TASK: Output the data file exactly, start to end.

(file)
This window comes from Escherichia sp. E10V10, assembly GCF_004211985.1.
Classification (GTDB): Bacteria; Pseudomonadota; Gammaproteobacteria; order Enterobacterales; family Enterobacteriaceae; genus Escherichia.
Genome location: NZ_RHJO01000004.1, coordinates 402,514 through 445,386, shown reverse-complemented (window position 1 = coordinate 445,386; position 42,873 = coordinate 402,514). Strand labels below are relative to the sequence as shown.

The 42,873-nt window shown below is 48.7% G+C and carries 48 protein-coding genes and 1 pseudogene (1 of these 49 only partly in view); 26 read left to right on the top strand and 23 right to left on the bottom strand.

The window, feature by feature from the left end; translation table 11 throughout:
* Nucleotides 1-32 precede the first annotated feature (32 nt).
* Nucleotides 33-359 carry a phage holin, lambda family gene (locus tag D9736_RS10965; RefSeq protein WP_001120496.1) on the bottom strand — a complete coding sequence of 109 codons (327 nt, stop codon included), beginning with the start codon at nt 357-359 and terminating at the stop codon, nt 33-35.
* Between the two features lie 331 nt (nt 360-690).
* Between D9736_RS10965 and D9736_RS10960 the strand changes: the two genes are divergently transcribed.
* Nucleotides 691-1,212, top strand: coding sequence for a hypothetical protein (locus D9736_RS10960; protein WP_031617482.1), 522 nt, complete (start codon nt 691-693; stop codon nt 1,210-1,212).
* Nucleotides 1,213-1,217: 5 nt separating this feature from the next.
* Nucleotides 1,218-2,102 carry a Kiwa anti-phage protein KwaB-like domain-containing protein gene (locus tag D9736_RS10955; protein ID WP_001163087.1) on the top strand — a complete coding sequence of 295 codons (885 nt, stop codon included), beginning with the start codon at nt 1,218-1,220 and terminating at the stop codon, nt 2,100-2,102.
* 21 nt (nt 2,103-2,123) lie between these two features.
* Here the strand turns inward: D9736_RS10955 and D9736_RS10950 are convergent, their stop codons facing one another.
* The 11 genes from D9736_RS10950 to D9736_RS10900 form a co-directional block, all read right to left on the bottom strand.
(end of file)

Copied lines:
This window comes from Escherichia sp. E10V10, assembly GCF_004211985.1.
Classification (GTDB): Bacteria; Pseudomonadota; Gammaproteobacteria; order Enterobacterales; family Enterobacteriaceae; genus Escherichia.
Genome location: NZ_RHJO01000004.1, coordinates 402,514 through 445,386, shown reverse-complemented (window position 1 = coordinate 445,386; position 42,873 = coordinate 402,514). Strand labels below are relative to the sequence as shown.

The 42,873-nt window shown below is 48.7% G+C and carries 48 protein-coding genes and 1 pseudogene (1 of these 49 only partly in view); 26 read left to right on the top strand and 23 right to left on the bottom strand.

The window, feature by feature from the left end; translation table 11 throughout:
* Nucleotides 1-32 precede the first annotated feature (32 nt).
* Nucleotides 33-359 carry a phage holin, lambda family gene (locus tag D9736_RS10965; RefSeq protein WP_001120496.1) on the bottom strand — a complete coding sequence of 109 codons (327 nt, stop codon included), beginning with the start codon at nt 357-359 and terminating at the stop codon, nt 33-35.
* Between the two features lie 331 nt (nt 360-690).
* Between D9736_RS10965 and D9736_RS10960 the strand changes: the two genes are divergently transcribed.
* Nucleotides 691-1,212, top strand: coding sequence for a hypothetical protein (locus D9736_RS10960; protein WP_031617482.1), 522 nt, complete (start codon nt 691-693; stop codon nt 1,210-1,212).
* Nucleotides 1,213-1,217: 5 nt separating this feature from the next.
* Nucleotides 1,218-2,102 carry a Kiwa anti-phage protein KwaB-like domain-containing protein gene (locus tag D9736_RS10955; protein ID WP_001163087.1) on the top strand — a complete coding sequence of 295 codons (885 nt, stop codon included), beginning with the start codon at nt 1,218-1,220 and terminating at the stop codon, nt 2,100-2,102.
* 21 nt (nt 2,103-2,123) lie between these two features.
* Here the strand turns inward: D9736_RS10955 and D9736_RS10950 are convergent, their stop codons facing one another.
* The 11 genes from D9736_RS10950 to D9736_RS10900 form a co-directional block, all read right to left on the bottom strand.